The University of Wisconsin-Madison has had a T32 program for "Physician Scientist Training in Cancer Medicine" since 1988. The purpose of this program has been to train physicians in laboratory-oriented research to prepare them for independent academic careers in cancer-focused medicine. This has been in response to a national problem of declining numbers of physician scientists entering research-related careers over the last three decades. The past success of our program can be judged by the numbers of our trainees who have continued in academic research-related careers. Over the 1993-2003 decade of funding, 19 of 26 (73%) trainees are in academic faculty positions. Since 2003, nearly all of our trainees continue in training for future academic careers. The current application requests support to continue this program, and describes our efforts to further improve on our past success with regards to training, monitoring outcomes, and our efforts to recruit trainees of diverse and underrepresented ethnic and cultural backgrounds.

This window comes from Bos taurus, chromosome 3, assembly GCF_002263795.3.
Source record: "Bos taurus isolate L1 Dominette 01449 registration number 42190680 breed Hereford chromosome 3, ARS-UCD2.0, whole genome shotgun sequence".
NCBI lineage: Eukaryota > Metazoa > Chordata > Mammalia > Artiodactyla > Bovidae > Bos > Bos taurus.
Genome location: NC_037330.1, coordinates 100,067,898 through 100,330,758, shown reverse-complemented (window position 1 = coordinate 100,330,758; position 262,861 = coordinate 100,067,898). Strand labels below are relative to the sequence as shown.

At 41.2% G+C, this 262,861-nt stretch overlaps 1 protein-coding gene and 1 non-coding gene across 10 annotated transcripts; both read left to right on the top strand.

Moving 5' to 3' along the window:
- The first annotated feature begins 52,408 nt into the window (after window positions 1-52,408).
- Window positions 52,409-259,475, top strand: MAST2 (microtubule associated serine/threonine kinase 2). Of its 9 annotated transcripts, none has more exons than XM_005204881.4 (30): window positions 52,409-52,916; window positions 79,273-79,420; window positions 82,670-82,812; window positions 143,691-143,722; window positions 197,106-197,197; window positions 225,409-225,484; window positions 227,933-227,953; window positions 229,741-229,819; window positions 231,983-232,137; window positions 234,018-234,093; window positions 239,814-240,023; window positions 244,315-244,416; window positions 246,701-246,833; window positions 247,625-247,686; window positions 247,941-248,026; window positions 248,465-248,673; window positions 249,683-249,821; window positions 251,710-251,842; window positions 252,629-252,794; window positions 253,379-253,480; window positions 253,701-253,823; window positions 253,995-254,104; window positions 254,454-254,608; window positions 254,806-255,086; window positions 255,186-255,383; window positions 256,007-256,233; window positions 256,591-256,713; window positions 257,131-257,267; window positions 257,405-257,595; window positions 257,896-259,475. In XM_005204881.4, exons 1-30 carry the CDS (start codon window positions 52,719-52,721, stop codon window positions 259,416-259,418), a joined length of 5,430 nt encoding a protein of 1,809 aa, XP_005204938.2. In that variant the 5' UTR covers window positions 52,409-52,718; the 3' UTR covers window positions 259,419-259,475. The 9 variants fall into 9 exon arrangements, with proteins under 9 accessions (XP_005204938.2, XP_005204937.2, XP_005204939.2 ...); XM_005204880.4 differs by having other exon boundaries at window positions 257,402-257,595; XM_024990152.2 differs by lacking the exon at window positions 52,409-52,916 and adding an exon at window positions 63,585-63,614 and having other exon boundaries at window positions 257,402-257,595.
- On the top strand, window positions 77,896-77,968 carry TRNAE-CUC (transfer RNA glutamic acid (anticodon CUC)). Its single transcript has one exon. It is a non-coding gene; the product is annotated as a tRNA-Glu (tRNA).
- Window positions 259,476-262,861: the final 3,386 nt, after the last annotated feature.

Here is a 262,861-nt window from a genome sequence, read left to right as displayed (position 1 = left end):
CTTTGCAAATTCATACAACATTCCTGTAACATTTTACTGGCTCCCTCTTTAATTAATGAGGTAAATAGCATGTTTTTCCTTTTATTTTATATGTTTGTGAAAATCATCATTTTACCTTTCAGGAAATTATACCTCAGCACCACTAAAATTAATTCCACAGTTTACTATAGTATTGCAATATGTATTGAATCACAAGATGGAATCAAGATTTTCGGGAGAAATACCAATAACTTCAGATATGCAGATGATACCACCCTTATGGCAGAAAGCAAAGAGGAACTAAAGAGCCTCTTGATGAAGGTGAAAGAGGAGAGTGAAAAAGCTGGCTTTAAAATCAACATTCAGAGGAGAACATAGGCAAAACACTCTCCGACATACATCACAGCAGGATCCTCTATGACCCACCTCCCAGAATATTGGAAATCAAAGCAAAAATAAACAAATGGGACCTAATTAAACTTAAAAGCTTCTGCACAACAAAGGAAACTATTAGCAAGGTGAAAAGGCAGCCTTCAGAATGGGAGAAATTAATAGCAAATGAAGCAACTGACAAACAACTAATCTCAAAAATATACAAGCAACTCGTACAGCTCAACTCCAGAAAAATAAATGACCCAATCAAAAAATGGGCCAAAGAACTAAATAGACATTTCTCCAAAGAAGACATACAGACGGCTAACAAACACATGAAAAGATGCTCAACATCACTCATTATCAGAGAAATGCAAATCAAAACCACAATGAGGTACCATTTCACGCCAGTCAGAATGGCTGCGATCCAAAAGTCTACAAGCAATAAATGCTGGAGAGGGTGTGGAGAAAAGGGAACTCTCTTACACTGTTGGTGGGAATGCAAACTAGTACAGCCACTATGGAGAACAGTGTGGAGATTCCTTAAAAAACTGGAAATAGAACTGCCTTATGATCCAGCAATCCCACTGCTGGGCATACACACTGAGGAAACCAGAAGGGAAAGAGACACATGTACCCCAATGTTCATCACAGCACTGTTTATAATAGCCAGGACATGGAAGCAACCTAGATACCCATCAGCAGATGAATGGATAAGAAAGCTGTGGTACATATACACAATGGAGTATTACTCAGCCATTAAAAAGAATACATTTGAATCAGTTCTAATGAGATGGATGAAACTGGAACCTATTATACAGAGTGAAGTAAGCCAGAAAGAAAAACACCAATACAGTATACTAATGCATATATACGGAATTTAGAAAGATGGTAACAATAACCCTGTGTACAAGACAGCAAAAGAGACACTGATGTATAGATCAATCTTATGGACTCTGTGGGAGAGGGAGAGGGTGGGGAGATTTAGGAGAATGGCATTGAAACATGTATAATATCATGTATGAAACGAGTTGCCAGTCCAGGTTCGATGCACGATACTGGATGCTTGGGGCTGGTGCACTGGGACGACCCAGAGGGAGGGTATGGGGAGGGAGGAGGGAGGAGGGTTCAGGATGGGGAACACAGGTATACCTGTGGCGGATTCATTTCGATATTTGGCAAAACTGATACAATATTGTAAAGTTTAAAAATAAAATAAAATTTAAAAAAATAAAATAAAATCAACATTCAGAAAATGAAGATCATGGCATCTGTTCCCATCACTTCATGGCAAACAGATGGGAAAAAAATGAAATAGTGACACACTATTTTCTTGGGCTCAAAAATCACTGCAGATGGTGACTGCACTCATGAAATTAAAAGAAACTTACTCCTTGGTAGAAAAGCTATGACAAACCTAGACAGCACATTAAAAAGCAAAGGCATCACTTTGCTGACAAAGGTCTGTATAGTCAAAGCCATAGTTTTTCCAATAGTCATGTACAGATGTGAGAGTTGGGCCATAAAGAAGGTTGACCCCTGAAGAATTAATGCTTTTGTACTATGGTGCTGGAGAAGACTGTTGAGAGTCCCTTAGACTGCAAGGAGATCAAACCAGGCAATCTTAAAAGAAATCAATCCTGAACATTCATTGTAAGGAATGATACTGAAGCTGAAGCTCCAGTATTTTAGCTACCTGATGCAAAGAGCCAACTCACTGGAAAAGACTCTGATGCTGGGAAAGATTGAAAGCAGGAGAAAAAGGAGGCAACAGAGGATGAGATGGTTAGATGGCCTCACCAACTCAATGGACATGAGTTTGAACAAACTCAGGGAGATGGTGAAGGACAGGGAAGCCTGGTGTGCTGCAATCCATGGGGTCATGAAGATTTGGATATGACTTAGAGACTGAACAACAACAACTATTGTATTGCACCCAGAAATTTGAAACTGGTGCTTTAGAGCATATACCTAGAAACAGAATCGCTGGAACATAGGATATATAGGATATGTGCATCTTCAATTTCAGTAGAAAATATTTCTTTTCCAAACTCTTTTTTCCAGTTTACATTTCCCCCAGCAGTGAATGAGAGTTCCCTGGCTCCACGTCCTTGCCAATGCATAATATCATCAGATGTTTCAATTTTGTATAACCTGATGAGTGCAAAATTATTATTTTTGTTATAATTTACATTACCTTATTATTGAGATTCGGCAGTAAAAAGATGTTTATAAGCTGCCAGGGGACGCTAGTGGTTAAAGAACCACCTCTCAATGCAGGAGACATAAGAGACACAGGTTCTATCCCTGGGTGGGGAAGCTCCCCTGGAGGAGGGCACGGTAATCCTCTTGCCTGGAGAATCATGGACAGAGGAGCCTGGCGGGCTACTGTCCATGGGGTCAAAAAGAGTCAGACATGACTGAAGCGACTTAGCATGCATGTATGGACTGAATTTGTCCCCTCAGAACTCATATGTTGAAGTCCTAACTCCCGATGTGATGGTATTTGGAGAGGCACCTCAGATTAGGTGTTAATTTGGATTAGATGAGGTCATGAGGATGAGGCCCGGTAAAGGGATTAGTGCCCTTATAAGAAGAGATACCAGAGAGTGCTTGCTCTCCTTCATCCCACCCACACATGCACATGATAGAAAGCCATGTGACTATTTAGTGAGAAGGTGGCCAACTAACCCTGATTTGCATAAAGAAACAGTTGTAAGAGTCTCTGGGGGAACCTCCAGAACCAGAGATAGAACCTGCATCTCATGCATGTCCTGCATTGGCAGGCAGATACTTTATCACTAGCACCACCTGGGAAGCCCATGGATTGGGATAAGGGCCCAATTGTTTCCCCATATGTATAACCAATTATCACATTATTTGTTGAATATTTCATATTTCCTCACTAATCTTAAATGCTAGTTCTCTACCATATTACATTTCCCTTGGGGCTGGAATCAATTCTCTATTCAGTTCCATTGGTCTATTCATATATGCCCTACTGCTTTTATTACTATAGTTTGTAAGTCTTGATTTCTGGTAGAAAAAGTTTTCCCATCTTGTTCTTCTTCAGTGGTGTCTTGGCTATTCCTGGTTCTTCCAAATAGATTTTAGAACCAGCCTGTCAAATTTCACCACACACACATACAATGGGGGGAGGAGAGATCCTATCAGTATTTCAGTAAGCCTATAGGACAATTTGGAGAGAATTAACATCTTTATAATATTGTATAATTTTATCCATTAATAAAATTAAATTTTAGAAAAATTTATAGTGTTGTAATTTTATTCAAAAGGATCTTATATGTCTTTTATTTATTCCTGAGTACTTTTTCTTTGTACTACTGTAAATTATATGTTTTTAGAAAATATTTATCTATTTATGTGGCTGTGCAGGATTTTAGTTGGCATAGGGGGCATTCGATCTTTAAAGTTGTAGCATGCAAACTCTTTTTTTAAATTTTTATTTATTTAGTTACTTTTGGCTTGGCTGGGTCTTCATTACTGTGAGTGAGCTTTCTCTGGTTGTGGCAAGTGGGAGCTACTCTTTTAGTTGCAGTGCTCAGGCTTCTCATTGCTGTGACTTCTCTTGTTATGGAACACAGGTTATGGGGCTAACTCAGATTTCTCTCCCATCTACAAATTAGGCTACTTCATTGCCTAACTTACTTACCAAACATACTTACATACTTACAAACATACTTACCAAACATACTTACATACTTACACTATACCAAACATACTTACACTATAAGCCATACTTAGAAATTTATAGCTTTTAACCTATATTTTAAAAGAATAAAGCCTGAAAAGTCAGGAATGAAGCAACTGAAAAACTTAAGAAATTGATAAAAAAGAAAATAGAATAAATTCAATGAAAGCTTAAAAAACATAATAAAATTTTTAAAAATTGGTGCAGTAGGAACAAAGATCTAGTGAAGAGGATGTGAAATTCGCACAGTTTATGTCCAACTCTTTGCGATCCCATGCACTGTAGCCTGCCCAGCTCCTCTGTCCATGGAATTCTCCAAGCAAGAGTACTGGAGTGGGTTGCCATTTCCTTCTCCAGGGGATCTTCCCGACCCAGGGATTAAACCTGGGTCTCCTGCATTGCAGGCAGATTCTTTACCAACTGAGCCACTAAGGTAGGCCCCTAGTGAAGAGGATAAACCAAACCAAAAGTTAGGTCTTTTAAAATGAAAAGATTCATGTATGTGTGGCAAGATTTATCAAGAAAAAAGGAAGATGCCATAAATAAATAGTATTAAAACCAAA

Our specific aim i s to develop physicians as scientists with a strong foundation in basic and translational cancer research to help prepare them for careers in academic medicine.
There is a national shortage of physician scientists. This grant trains physicians in cancer research from specialties such as medical oncology, hematology, gastroenterology, pediatric oncology, and radiation oncology to developing laboratory/translational academic careers. Thus, this training is highly relevant to the mission of the National Cancer Institute.
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